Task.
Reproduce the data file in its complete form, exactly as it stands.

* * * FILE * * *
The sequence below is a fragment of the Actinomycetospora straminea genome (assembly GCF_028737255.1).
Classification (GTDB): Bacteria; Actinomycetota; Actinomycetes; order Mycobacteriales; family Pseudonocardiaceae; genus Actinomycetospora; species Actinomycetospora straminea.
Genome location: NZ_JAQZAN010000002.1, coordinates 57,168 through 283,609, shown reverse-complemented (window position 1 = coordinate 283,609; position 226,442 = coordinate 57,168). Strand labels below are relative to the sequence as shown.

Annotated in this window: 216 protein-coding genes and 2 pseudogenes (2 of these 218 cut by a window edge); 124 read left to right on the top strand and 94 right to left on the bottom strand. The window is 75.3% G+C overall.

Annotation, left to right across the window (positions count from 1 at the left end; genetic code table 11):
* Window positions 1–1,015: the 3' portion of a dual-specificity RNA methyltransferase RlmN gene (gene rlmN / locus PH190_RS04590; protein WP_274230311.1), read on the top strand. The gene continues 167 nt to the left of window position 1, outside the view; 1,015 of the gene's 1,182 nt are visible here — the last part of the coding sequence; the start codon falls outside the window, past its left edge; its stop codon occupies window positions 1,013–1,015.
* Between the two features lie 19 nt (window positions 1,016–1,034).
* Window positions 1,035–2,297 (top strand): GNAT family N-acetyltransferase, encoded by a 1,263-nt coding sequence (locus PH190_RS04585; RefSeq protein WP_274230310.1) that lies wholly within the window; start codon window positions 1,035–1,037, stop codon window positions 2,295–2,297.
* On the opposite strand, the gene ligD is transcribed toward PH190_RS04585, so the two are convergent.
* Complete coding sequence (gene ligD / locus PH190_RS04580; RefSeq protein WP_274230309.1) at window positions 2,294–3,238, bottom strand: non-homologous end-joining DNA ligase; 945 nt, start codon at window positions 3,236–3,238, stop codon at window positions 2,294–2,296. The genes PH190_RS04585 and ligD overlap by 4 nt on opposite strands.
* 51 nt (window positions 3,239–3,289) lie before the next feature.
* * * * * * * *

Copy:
The sequence below is a fragment of the Actinomycetospora straminea genome (assembly GCF_028737255.1).
Classification (GTDB): Bacteria; Actinomycetota; Actinomycetes; order Mycobacteriales; family Pseudonocardiaceae; genus Actinomycetospora; species Actinomycetospora straminea.
Genome location: NZ_JAQZAN010000002.1, coordinates 57,168 through 283,609, shown reverse-complemented (window position 1 = coordinate 283,609; position 226,442 = coordinate 57,168). Strand labels below are relative to the sequence as shown.

Annotated in this window: 216 protein-coding genes and 2 pseudogenes (2 of these 218 cut by a window edge); 124 read left to right on the top strand and 94 right to left on the bottom strand. The window is 75.3% G+C overall.

Annotation, left to right across the window (positions count from 1 at the left end; genetic code table 11):
* Window positions 1–1,015: the 3' portion of a dual-specificity RNA methyltransferase RlmN gene (gene rlmN / locus PH190_RS04590; protein WP_274230311.1), read on the top strand. The gene continues 167 nt to the left of window position 1, outside the view; 1,015 of the gene's 1,182 nt are visible here — the last part of the coding sequence; the start codon falls outside the window, past its left edge; its stop codon occupies window positions 1,013–1,015.
* Between the two features lie 19 nt (window positions 1,016–1,034).
* Window positions 1,035–2,297 (top strand): GNAT family N-acetyltransferase, encoded by a 1,263-nt coding sequence (locus PH190_RS04585; RefSeq protein WP_274230310.1) that lies wholly within the window; start codon window positions 1,035–1,037, stop codon window positions 2,295–2,297.
* On the opposite strand, the gene ligD is transcribed toward PH190_RS04585, so the two are convergent.
* Complete coding sequence (gene ligD / locus PH190_RS04580; RefSeq protein WP_274230309.1) at window positions 2,294–3,238, bottom strand: non-homologous end-joining DNA ligase; 945 nt, start codon at window positions 3,236–3,238, stop codon at window positions 2,294–2,296. The genes PH190_RS04585 and ligD overlap by 4 nt on opposite strands.
* 51 nt (window positions 3,239–3,289) lie before the next feature.